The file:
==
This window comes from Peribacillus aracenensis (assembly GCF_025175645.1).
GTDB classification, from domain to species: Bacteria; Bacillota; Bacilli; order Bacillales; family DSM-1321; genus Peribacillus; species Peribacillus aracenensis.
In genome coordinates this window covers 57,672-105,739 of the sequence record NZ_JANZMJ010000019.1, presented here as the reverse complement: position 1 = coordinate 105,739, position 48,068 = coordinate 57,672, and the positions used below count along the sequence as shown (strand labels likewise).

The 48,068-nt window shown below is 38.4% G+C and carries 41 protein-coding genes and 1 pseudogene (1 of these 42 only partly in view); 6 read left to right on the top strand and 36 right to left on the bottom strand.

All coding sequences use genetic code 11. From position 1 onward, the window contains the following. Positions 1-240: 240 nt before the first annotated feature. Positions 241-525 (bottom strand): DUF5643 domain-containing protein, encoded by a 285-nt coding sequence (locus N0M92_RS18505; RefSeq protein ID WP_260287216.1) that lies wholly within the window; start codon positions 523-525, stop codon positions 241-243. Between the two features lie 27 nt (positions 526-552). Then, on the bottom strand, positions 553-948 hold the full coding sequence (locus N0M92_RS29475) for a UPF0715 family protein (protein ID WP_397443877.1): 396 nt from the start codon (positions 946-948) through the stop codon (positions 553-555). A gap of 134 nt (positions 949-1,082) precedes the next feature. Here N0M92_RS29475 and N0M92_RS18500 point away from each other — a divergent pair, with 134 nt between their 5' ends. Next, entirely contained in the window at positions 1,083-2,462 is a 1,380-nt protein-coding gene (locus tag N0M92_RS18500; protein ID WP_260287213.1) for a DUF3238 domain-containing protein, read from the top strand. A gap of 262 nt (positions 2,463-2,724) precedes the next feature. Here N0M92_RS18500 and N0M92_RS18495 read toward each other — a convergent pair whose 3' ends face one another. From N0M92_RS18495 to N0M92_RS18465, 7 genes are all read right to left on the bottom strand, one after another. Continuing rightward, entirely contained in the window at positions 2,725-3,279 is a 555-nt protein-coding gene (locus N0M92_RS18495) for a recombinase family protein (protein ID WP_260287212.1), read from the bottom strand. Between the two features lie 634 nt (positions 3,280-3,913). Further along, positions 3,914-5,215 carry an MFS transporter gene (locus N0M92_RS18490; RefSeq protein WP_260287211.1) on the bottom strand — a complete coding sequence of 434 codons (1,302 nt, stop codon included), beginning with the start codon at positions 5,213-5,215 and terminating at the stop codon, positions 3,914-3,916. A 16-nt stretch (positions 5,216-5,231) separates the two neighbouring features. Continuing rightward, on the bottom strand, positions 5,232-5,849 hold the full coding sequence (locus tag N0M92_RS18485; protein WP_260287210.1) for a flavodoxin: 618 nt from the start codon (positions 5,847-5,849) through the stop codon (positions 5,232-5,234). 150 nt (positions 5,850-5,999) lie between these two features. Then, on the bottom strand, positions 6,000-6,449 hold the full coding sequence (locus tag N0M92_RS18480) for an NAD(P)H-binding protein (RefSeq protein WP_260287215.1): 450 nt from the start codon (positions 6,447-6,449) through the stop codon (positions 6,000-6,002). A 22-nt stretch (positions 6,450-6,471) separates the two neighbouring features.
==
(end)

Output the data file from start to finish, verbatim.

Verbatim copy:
This window comes from Peribacillus aracenensis (assembly GCF_025175645.1).
GTDB classification, from domain to species: Bacteria; Bacillota; Bacilli; order Bacillales; family DSM-1321; genus Peribacillus; species Peribacillus aracenensis.
In genome coordinates this window covers 57,672-105,739 of the sequence record NZ_JANZMJ010000019.1, presented here as the reverse complement: position 1 = coordinate 105,739, position 48,068 = coordinate 57,672, and the positions used below count along the sequence as shown (strand labels likewise).

The 48,068-nt window shown below is 38.4% G+C and carries 41 protein-coding genes and 1 pseudogene (1 of these 42 only partly in view); 6 read left to right on the top strand and 36 right to left on the bottom strand.

All coding sequences use genetic code 11. From position 1 onward, the window contains the following. Positions 1-240: 240 nt before the first annotated feature. Positions 241-525 (bottom strand): DUF5643 domain-containing protein, encoded by a 285-nt coding sequence (locus N0M92_RS18505; RefSeq protein ID WP_260287216.1) that lies wholly within the window; start codon positions 523-525, stop codon positions 241-243. Between the two features lie 27 nt (positions 526-552). Then, on the bottom strand, positions 553-948 hold the full coding sequence (locus N0M92_RS29475) for a UPF0715 family protein (protein ID WP_397443877.1): 396 nt from the start codon (positions 946-948) through the stop codon (positions 553-555). A gap of 134 nt (positions 949-1,082) precedes the next feature. Here N0M92_RS29475 and N0M92_RS18500 point away from each other — a divergent pair, with 134 nt between their 5' ends. Next, entirely contained in the window at positions 1,083-2,462 is a 1,380-nt protein-coding gene (locus tag N0M92_RS18500; protein ID WP_260287213.1) for a DUF3238 domain-containing protein, read from the top strand. A gap of 262 nt (positions 2,463-2,724) precedes the next feature. Here N0M92_RS18500 and N0M92_RS18495 read toward each other — a convergent pair whose 3' ends face one another. From N0M92_RS18495 to N0M92_RS18465, 7 genes are all read right to left on the bottom strand, one after another. Continuing rightward, entirely contained in the window at positions 2,725-3,279 is a 555-nt protein-coding gene (locus N0M92_RS18495) for a recombinase family protein (protein ID WP_260287212.1), read from the bottom strand. Between the two features lie 634 nt (positions 3,280-3,913). Further along, positions 3,914-5,215 carry an MFS transporter gene (locus N0M92_RS18490; RefSeq protein WP_260287211.1) on the bottom strand — a complete coding sequence of 434 codons (1,302 nt, stop codon included), beginning with the start codon at positions 5,213-5,215 and terminating at the stop codon, positions 3,914-3,916. A 16-nt stretch (positions 5,216-5,231) separates the two neighbouring features. Continuing rightward, on the bottom strand, positions 5,232-5,849 hold the full coding sequence (locus tag N0M92_RS18485; protein WP_260287210.1) for a flavodoxin: 618 nt from the start codon (positions 5,847-5,849) through the stop codon (positions 5,232-5,234). 150 nt (positions 5,850-5,999) lie between these two features. Then, on the bottom strand, positions 6,000-6,449 hold the full coding sequence (locus tag N0M92_RS18480) for an NAD(P)H-binding protein (RefSeq protein WP_260287215.1): 450 nt from the start codon (positions 6,447-6,449) through the stop codon (positions 6,000-6,002). A 22-nt stretch (positions 6,450-6,471) separates the two neighbouring features.